Student Loans and Taxes: FAQs

Higher-education costs have been on the rise for two decades, but fortunately, you can get some of that money back at tax time.

Based on factors such as your filing status and household income, you may qualify for certain tax deductions and credits if you paid interest on a qualified student loan. Deductions reduce the amount of your taxable income, while credits directly lower your tax bill — and some even provide a refund.

Here are answers to some of your biggest questions about student loans and education-related tax breaks.

[Read: Best Private Student Loans.]

Is Student Loan Interest Tax Deductible?

Yes, interest is tax-deductible on all federal and private student loans, whether you’re paying interest in school or deferring payments until after graduating.

The deduction is “above the line,” which means you can take it without itemizing, and it will reduce your taxable income. You can either itemize deductions or take the standard deduction on your federal income tax return.

However, you won’t be able to deduct the principal part of your student loan payments.

A common misconception is that the entire loan payment is deductible, says Tatiana Tsoir, a certified public accountant. “Only the interest portion is.”

How Deducting Student Loan Interest Works

You can deduct either $2,500 in student loan interest or the amount you paid during the year, whichever is less. To claim the deduction, you must meet a few eligibility requirements:

The loan is for yourself, your spouse or your dependent. The student loans can be federal or private, as long as they’re in your name or your spouse’s name. The deduction also applies if you took out a student loan, such as the Parent Direct PLUS Loan, to pay for your child’s education.

You spent the money on school costs. The loan must be used for qualified higher-education expenses, such as tuition, fees and other related costs. Room and board; transportation; insurance; and other similar personal, living or family expenses are not eligible. Additionally, “The loan must be taken out and used within 90 days prior to the start of the academic period or 90 days after it ends,” says Holley G. Cary, certified financial planner, vice president, and senior financial planner at First Horizon Advisors.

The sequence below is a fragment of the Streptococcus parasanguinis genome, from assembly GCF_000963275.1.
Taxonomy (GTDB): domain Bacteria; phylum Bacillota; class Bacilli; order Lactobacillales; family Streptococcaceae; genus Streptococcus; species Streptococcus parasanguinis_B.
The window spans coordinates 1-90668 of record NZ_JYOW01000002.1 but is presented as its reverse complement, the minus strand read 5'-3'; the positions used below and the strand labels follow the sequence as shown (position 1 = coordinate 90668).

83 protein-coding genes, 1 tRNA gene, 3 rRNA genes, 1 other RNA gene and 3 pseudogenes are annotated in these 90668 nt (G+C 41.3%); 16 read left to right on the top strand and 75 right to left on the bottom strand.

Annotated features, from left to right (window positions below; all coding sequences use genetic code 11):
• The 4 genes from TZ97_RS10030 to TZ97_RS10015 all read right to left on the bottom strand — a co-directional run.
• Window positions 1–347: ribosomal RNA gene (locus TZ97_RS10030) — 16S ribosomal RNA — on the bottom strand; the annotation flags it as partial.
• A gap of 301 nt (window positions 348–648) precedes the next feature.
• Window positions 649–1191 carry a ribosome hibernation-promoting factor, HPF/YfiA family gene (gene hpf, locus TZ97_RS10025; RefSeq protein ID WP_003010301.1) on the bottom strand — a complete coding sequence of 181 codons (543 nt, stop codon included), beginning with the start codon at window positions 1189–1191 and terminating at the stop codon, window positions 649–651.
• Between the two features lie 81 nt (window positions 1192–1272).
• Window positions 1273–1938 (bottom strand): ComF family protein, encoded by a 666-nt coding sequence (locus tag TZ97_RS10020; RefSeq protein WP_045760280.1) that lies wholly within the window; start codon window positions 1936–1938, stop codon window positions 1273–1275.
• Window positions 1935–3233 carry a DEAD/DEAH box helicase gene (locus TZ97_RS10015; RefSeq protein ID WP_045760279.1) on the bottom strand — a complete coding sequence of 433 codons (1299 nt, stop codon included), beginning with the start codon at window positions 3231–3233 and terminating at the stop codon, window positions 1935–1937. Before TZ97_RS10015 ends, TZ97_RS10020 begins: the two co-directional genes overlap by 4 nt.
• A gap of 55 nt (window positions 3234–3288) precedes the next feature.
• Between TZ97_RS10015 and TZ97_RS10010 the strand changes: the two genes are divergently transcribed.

You’re legally obligated to repay the loan. That generally means the loan is in your name or your spouse’s name. “You cannot claim the deduction if the child takes the loan out in their own name,” Cary says, and is the borrower — “even if you make the payments on their behalf.”

[Read: Best Student Loan Consolidation and Refinance Companies.]

Is There an Income Limit for the Student Loan Interest Deduction?

Yes, the value of the student loan interest deduction is partly based on your modified adjusted gross income, or MAGI, and filing status.

Dependent or married filing separately. You won’t be able to claim the student loan interest deduction if you file separately from your spouse or you can be claimed as a dependent on someone else’s tax return.

Single, head of household or qualifying widow or widower. For the 2022 tax year, you can claim the maximum deduction if your MAGI is $70,000 or less. The deduction starts to decrease if your MAGI falls between $70,000 and $85,000.

Married filing jointly. The full deduction is available if your family’s MAGI is $145,000 or less, and it phases out if your MAGI falls between $145,000 and $175,000. However, you may be able to find ways to lower your income below the threshold and claim the tax deduction, says Matthew Mancini, a CFP and senior wealth planner at Wilmington Trust. For instance, you can reduce your taxable income by contributing to eligible retirement plans, health savings accounts, dependent care reimbursement accounts and flexible spending accounts, Mancini says. You can calculate the potential value of your student loan interest deduction with IRS Publication 970.

What Form Do You Need for Deducting Student Loan Interest?